Sex is complicated, not just the act, but determining male and female. Bearded Dragons have taken this a step further with genetically male females. A new study has revealed the behavior and characteristics of these “non-concordant females”, potentially gaining insight into sex differences in other species.
Mammals, birds, and many reptiles determine sex genetically. Other reptiles, such as snapping turtles use temperature dependent sex selection (TDSS) instead. Eggs incubated at one temperature hatch females, at another, males.
In 2002, Professor Rick Shine of the University of Sydney blew minds with the discovery that Australian three-lined skink lizard use both. Five years later the Central Bearded Dragon was shown to do the same. Now, Shine has co-authored a paper in the Proceedings of the Royal Society B revealing that genetically male bearded dragon females have many characteristics more like males.
If you're confused, let's take this slow. Central Bearded Dragons (Pogona vitticeps) are Australian lizards. Like Discworld's dwarfs, both males and females have “beards”, actually a mass of spikes around the neck.
Normally their sex is determined genetically. Males have ZZ sex chromosomes, females ZW. However, when their eggs are incubated at temperatures above 32°C (90°F) some genetic males are born female. These females are fertile, sometimes producing more eggs than the ZW females.
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Shine and his co-authors saw an opportunity to learn whether differences between the sexes in Bearded Dragons are a product of hormones produced by the gonads, or if the chromosomes that normally determine sex control other differences.
ZZ females had tails as long as males, which are quite a bit longer than the females. Likewise, body temperature for both ZZs was higher than for ZX females.
A test for boldness produced something even more remarkable. Male dragons are quicker to leave a shelter to seek food, but ZZ females proved quicker still.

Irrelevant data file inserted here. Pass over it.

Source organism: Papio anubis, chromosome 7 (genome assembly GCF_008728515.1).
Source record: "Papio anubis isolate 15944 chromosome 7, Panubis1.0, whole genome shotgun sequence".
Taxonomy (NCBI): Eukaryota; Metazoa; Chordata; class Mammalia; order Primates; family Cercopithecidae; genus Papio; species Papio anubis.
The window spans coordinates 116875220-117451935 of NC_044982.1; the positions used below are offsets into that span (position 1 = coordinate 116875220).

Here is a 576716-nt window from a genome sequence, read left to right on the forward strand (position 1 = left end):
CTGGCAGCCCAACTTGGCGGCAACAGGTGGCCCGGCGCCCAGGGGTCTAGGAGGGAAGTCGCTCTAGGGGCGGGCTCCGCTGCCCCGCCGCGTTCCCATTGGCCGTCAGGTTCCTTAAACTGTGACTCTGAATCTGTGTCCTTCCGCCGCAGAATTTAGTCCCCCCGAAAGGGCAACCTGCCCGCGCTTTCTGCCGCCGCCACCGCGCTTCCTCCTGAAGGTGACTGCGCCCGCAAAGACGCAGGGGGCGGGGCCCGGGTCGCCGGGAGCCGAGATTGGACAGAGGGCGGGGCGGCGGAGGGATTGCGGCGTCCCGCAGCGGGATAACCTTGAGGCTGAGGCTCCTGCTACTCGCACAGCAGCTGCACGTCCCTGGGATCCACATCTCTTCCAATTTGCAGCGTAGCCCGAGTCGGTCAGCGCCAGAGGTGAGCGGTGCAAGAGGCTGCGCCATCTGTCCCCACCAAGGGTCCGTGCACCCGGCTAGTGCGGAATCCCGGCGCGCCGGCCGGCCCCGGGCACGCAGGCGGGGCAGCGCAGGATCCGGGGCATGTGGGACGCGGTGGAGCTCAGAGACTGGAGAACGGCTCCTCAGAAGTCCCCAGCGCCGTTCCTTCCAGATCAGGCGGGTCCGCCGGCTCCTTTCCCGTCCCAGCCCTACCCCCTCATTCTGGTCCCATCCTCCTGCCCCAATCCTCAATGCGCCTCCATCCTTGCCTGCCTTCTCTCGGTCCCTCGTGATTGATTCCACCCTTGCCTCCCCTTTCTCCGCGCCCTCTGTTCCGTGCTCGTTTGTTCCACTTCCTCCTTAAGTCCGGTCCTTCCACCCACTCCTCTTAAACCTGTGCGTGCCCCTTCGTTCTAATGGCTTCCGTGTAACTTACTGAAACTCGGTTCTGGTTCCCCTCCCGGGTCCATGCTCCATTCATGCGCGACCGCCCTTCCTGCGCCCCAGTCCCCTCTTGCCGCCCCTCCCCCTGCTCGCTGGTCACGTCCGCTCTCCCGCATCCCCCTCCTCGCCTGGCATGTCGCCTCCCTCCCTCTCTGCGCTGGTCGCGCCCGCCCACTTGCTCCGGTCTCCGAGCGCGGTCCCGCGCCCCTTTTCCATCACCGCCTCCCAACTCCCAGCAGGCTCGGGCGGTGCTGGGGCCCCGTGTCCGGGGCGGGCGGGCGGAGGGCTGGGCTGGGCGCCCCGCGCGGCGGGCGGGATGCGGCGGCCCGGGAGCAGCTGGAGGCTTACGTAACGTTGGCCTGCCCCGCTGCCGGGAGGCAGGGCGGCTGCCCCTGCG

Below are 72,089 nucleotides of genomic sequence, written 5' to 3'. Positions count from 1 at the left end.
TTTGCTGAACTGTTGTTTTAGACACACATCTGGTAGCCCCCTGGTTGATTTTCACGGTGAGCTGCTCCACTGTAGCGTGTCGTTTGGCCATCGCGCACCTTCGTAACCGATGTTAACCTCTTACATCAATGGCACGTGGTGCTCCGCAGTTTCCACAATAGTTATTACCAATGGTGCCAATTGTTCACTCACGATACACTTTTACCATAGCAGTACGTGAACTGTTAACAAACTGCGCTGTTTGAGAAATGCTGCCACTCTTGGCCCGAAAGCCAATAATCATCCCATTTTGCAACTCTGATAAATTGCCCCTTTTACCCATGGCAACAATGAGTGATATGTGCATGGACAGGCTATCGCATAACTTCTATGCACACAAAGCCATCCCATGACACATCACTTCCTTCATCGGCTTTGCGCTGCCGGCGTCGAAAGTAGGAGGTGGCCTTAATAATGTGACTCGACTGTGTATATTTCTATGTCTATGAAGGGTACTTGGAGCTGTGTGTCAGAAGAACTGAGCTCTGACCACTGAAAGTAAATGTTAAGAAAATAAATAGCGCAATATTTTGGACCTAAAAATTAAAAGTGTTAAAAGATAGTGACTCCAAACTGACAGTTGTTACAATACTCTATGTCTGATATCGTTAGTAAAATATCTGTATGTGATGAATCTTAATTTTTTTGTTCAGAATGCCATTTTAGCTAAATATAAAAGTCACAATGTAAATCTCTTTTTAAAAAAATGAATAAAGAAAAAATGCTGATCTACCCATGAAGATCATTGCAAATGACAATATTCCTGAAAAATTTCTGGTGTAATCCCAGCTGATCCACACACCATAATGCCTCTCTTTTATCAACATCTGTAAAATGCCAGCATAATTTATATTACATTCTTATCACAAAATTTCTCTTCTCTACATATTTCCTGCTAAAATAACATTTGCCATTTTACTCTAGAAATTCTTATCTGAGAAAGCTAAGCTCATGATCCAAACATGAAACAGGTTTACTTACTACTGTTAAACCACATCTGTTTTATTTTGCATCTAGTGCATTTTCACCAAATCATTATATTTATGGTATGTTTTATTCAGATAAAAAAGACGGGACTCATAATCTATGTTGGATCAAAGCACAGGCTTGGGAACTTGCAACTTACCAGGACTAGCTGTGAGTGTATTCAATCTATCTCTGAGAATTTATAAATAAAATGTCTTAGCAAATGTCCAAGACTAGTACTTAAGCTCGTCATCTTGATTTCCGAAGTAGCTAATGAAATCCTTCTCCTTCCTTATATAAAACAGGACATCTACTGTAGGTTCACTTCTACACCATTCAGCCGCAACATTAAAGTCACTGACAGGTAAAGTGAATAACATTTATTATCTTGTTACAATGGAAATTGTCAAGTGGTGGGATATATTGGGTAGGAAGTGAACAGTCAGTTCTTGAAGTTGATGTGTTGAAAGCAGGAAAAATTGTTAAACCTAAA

“One of the most interesting aspects is that, under natural conditions, we can see a process producing individuals with the bodies of females but, at least to some degree, with the brains of males,” Shine said in a statement.
Shine told IFLScience the discovery could explain how species shift between TDSS and genetic determination. “The ancestral reptile was probably temperature dependent, but evolutionary trees show frequent shifts both ways,” he said. Until now it was thought these shifts took thousands of years, but Shine says that if circumstances changed to favor the ZZ females a change could happen in a few generations.
Global warming will increase ZZ female numbers, and may reduce predators, allowing bold females to outcompete the more cautious ZWs. If a ZZ male and ZZ female mate, “all offspring would be ZZ,” Shine said, fixing TDSS within the population. Mothers of all dragons indeed. Reversal would require the appearance of a sex-selective mutation.
Shine explained to IFLScience the effect is not symmetric, as cold temperatures do not produce ZW females in the dragons. The skinks, however, are the mirror image, with genetical females converted to males in cold temperatures. Shine told IFLS he would be willing to bet some other reptile species also combine both sex-selection methods, but only detailed study will reveal which ones.